BOSTON—Indian-American writer Chitra Banerjee Divakaruni, who wrote the famed “The Palace of Illusions” as a memoir by Draupadi, the famous Mahabharata character who had married five brothers—all at the same time, says her most favorite book is her latest novel—The Last Queen—which she wrote during the COVID pandemic. It is based on the life and adventures of Queen Jindan.
An exquisite love story of a king and a commoner, a cautionary tale about loyalty and betrayal, and a powerful parable of the indestructible bond between mother and child, Ms. Divakaruni’s latest novel brings alive one of the most fearless women of the nineteenth century, according to her website.
In an exclusive video interview on Chai With Manju, Ms. Divakaruni talks about writing a book during COVID times, about motherhood, her favorite characters, love, friendship, and her next dream and project. She ends the interview with her favorite poem.
To watch the full interview, please click here, or on the image below.
Ms. Divakaruni’s last novel, The Forest of Enchantments, is based on the Indian epic The Ramayan, which she re-tells from the point of the main female character, Sita.
In addition to being an award-winning and bestselling author, Ms. Divakaruni is a poet, activist and teacher of writing. Her work has been published in over 50 magazines, including the Atlantic Monthly and The New Yorker, and her writing has been included in over 50 anthologies, including The Best American Short Stories, the O.Henry Prize Stories and the Pushcart Prize Anthology.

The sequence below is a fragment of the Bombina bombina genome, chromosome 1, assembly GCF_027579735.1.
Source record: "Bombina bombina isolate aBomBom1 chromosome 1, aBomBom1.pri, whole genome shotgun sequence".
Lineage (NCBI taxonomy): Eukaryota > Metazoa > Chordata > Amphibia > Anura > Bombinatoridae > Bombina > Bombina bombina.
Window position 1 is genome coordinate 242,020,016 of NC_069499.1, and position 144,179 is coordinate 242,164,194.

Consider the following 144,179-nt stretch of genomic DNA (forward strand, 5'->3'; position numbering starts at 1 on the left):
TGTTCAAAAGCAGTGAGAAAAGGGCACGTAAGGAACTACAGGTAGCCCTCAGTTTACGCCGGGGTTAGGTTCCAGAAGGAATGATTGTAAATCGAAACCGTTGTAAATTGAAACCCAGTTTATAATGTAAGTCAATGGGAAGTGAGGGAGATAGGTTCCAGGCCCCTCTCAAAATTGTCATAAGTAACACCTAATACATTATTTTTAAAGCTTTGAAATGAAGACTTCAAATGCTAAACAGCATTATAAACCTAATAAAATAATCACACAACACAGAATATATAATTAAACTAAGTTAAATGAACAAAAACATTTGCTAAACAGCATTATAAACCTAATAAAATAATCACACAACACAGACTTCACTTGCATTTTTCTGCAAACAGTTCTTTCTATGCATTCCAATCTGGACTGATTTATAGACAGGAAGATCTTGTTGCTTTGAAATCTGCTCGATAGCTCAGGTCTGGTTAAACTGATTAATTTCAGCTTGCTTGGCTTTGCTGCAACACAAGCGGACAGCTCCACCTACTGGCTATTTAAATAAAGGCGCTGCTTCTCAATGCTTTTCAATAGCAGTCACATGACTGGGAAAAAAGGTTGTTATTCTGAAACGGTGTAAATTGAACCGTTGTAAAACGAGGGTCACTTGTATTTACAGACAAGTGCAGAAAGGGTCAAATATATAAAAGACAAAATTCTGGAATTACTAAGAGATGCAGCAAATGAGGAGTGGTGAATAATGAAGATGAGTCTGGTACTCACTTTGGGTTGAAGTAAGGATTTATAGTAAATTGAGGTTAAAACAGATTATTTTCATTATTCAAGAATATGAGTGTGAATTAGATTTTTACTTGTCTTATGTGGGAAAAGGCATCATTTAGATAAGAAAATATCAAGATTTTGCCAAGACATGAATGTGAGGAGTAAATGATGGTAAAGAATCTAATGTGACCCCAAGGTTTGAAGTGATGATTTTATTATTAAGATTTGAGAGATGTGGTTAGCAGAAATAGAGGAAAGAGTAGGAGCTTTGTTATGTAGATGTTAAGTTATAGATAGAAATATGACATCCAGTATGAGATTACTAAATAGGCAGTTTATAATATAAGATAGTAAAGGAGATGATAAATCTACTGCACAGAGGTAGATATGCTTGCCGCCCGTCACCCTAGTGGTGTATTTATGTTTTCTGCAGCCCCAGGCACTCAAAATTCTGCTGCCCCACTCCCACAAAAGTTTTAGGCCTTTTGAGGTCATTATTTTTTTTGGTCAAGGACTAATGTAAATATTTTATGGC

Her books have been translated into 29 languages, including Dutch, Hebrew, Bengali, Russian and Japanese, and many of them have been used for campus-wide and city-wide reads. Several of her works have been made into films and plays, according to her official bio.
She lives in Houston with her husband Murthy and has two sons, Anand and Abhay. She loves to connect with readers on her Facebook page and on Twitter (@cdivakaruni).
Born in Kolkata, India, Ms. Divakaruni came to the United States for her graduate studies, receiving a Master’s degree in English from Wright State University in Dayton, Ohio, and a Ph.D. from the University of California, Berkeley.
Ms. Divakaruni teaches in the nationally ranked Creative Writing program at the University of Houston, where she is the Betty and Gene McDavid Professor of Creative Writing. She serves on the Advisory board of Maitri in the San Francisco Bay Area and Daya in Houston. Both are organizations that help South Asian or South Asian American women who find themselves in abusive or domestic violence situations. She served on the board of Pratham, an organization that helps educate underprivileged children in India, for many years and is currently on their emeritus board.
Ms. Divakaruni has judged several prestigious awards, such as the National Book Award and the PEN Faulkner Award. She is, herself, the winner of a number of awards, including the American Book Award.
Two of her books, The Mistress of Spices and Sister of My Heart, have been made into movies by filmmakers Gurinder Chadha and Paul Berges (an English film) and Suhasini Mani Ratnam (a Tamil TV serial) respectively. A short story, “The Word Love,” from her collection Arranged Marriage, was made into a bilingual short film in Bengali and English, titled Ammar Ma.